Spacewalk will take ESA astronaut Matthias Maurer on ‘complete tour of the space station’

Astronauts Raja Chari of NASA and Matthias Maurer of the European Space Agency began the spacewalk at 8:32 a.m. ET. Live coverage will stream on NASA’s TV channel and website beginning at 7:30 a.m. ET.

At the beginning of the walk, Maurer experienced an issue involving the camera and light assembly on his helmet, which did not pose any threat to his safety, according to NASA. Chari assisted Maurer and they worked on a solution with mission control members on the ground, which involved some wiring. Once it was fixed, the duo began working on their spacewalk activities around 9:44 a.m. ET.

During the six-and-a-half-hour excursion, the astronauts will work on a number of tasks. Chari and Maurer will install hoses on a radiator beam valve module, which routes ammonia through the station’s heat-rejecting radiators. These ensure that space station systems remain at the proper temperature.

Additionally, Chari and Maurer will replace an external camera, install a power and data cable on the Columbus module’s Bartolomeo science platform, and conduct some other upgrades.

Inside the station, NASA astronauts Kayla Barron and Tom Marshburn will operate the Canadarm2 robotics arm to assist the spacewalkers.

It’s the 248th spacewalk in support of assembling, maintaining and upgrading the space station. This will be Chari’s second spacewalk after conducting his first alongside Barron last Tuesday, and the first for Maurer. Maurer will become the 12th ESA astronaut to conduct a spacewalk.

During the spacewalk, Chari will be extravehicular crew member 1 wearing the suit with red stripes, and Maurer will be identifiable as extravehicular crew member 2 in the suit with no stripes.

Maurer will experience his first spacewalk on Wednesday.

Maurer’s first space outing will be a busy one as he traverses much of the space station’s exterior, according to the ESA.

“I will go out with my dear colleague Raja. He will do some repairs for the cooling system of the Station, and I will walk around or, I should say, crawl around another part of the Station and do different small activities,” Maurer said in a statement. “I really do have to do a complete tour of the Space Station. It is a motley mix and I’m totally looking forward to it.”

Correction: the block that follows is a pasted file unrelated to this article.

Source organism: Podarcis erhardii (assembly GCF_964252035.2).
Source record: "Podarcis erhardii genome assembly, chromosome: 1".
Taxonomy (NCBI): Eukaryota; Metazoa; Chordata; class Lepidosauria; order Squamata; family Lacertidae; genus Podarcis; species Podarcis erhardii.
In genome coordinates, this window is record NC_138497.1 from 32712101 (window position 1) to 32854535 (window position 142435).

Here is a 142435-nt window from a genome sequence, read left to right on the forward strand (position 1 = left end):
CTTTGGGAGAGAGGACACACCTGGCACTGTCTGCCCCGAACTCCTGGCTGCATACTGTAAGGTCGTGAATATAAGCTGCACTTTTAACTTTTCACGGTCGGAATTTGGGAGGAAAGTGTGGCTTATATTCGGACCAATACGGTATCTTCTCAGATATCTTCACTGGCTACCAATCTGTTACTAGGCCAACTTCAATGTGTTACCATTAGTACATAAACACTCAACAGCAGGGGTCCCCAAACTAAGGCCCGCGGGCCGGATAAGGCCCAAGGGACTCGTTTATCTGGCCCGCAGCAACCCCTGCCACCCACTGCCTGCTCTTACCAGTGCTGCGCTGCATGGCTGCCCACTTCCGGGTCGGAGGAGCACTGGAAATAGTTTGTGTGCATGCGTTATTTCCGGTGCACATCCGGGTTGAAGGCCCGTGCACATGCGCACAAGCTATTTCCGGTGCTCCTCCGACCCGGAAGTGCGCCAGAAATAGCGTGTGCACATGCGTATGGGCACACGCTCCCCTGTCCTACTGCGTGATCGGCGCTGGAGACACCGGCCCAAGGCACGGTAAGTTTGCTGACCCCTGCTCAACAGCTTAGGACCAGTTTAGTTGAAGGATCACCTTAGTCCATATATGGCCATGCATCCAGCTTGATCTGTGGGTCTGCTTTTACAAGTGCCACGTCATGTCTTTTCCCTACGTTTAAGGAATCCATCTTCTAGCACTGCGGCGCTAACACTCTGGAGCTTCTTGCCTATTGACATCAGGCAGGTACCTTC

When Maurer installs the power and data cable for Bartolomeo, the first European commercial facility positioned outside of the space station, it will be the final step in connecting the module so that it’s fully operational.

Cooperation with Russian space agency

There are currently 10 crew members on the space station, after three Russian cosmonauts arrived at the orbiting laboratory on Friday.
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The crew count will drop back down to seven on March 30 when NASA astronaut Mark Vande Hei returns to Earth with Russian cosmonauts Anton Shkaplerov and Pyotr Dubrov. They will undock from the space station in the Soyuz MS-19 crew ship and land in Kazakhstan about three and a half hours later.

Last week, NASA reaffirmed that it’s still working closely with Russian space agency Rocosmos on the space station, despite mounting geopolitical tensions.

Joint operations between NASA and Roscosmos at the Russian facilities at Baikonur, Kazakhstan, “continue to go well,” according to Joel Montalbano, manager of NASA’s International Space Station program. “I can tell you for sure Mark (Vande Hei) is coming home” on the Russian Soyuz spacecraft, Montalbano said last week. “We are in communication with our Russian colleagues, there’s no fuzz on that.”

When Vande Hei lands, he will have spent 355 consecutive days in space, breaking the previous spaceflight record set by retired NASA astronaut Scott Kelly.

CNN’s Jackie Wattles contributed to this report.